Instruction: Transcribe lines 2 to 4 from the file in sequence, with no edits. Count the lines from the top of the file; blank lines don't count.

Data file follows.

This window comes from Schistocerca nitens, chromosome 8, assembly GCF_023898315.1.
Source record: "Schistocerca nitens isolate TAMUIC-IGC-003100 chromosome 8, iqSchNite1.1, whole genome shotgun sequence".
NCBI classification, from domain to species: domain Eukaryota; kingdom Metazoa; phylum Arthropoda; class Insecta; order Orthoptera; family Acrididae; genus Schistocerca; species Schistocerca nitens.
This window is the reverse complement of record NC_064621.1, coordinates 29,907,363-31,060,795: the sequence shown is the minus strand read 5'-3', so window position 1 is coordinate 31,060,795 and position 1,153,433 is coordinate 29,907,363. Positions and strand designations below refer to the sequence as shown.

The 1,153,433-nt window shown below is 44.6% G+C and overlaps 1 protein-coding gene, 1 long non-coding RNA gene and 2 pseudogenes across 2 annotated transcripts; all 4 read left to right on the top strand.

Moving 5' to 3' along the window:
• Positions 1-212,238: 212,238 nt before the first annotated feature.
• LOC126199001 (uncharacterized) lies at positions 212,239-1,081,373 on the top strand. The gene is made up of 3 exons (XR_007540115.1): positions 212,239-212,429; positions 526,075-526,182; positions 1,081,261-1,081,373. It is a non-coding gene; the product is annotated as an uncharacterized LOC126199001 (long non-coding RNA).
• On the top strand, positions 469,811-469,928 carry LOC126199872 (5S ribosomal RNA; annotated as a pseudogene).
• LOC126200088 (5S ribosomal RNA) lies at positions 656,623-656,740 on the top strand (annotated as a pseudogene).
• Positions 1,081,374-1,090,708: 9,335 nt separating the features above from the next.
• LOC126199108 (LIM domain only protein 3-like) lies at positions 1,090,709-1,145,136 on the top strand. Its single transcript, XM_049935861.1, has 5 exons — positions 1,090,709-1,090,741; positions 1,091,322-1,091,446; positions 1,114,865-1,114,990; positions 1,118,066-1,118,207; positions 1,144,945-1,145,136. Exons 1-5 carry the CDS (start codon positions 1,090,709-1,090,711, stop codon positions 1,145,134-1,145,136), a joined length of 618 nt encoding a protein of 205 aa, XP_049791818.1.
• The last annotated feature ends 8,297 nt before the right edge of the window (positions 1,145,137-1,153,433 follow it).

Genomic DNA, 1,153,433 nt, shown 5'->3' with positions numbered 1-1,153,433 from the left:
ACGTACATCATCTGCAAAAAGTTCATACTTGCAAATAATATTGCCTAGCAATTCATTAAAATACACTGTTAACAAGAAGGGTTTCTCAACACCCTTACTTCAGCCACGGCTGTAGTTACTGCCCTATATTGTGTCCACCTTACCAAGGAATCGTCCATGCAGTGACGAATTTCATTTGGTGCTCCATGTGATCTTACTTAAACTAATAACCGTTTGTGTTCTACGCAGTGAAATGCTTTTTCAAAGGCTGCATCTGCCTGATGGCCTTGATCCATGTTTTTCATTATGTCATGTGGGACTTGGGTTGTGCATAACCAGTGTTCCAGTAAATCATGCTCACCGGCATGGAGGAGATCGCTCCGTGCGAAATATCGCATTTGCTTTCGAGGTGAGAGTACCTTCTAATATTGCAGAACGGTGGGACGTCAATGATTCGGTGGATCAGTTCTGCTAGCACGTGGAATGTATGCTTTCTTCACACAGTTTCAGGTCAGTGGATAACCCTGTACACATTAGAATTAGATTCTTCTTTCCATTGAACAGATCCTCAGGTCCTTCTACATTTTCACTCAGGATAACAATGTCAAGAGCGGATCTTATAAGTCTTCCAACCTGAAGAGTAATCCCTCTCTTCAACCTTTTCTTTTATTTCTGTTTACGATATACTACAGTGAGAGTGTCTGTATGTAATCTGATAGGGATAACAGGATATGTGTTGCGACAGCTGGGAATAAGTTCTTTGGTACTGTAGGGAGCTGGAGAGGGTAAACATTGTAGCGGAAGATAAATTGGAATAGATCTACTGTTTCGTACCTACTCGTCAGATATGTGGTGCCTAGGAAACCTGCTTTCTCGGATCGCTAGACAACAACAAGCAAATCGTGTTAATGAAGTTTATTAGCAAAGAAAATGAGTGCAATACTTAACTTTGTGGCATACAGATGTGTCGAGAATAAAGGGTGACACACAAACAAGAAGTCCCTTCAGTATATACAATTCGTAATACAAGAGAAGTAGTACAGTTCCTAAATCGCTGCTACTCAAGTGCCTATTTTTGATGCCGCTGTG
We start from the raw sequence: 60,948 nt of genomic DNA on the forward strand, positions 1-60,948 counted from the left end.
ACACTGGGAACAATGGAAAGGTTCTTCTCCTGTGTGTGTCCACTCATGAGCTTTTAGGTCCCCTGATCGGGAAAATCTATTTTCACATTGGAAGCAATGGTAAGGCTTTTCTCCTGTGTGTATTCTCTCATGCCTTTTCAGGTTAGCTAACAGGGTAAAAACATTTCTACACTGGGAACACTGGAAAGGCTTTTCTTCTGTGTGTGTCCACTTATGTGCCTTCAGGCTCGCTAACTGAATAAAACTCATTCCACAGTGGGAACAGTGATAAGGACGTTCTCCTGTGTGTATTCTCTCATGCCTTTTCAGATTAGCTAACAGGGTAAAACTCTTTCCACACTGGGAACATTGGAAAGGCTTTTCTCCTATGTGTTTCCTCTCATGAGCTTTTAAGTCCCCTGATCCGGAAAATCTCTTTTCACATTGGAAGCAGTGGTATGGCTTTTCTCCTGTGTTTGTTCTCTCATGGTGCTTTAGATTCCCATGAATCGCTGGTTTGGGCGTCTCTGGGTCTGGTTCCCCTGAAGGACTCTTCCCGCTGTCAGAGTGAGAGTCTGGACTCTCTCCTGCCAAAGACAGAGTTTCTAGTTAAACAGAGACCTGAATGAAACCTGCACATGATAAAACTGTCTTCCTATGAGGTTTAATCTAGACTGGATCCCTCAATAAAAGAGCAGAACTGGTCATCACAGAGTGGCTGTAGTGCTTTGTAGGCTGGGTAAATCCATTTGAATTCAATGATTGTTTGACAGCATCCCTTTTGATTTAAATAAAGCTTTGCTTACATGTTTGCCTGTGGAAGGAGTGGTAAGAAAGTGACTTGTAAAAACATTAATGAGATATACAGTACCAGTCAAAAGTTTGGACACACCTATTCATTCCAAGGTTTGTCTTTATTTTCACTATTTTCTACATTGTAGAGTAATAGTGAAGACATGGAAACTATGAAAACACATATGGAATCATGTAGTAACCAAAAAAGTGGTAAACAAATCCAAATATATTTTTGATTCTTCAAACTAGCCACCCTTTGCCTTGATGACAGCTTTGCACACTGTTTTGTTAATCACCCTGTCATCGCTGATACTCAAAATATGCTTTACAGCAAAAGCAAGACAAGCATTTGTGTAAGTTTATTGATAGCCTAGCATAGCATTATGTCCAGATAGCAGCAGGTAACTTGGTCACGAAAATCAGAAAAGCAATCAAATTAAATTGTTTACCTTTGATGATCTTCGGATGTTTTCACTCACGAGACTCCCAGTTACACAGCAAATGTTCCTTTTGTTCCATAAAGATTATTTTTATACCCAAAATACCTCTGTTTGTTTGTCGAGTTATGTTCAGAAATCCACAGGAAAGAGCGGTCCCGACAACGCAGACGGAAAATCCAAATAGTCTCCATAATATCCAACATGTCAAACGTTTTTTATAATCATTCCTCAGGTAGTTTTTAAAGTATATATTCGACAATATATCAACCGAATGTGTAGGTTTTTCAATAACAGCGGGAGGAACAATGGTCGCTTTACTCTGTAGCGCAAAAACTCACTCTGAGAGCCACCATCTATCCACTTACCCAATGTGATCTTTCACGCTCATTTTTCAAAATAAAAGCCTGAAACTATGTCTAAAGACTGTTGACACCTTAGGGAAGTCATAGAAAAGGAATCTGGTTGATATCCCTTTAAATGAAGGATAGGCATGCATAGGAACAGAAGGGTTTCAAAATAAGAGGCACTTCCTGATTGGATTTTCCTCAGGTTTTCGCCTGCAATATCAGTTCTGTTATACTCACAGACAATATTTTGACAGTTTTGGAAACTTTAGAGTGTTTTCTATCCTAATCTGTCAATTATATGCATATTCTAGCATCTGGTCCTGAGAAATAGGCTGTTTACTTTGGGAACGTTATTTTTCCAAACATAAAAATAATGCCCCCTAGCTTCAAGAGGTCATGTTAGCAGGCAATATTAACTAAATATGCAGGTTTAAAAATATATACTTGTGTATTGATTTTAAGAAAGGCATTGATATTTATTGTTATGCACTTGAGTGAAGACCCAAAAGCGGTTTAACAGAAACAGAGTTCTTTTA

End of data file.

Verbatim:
Source record: "Schistocerca nitens isolate TAMUIC-IGC-003100 chromosome 8, iqSchNite1.1, whole genome shotgun sequence".
NCBI classification, from domain to species: domain Eukaryota; kingdom Metazoa; phylum Arthropoda; class Insecta; order Orthoptera; family Acrididae; genus Schistocerca; species Schistocerca nitens.
This window is the reverse complement of record NC_064621.1, coordinates 29,907,363-31,060,795: the sequence shown is the minus strand read 5'-3', so window position 1 is coordinate 31,060,795 and position 1,153,433 is coordinate 29,907,363. Positions and strand designations below refer to the sequence as shown.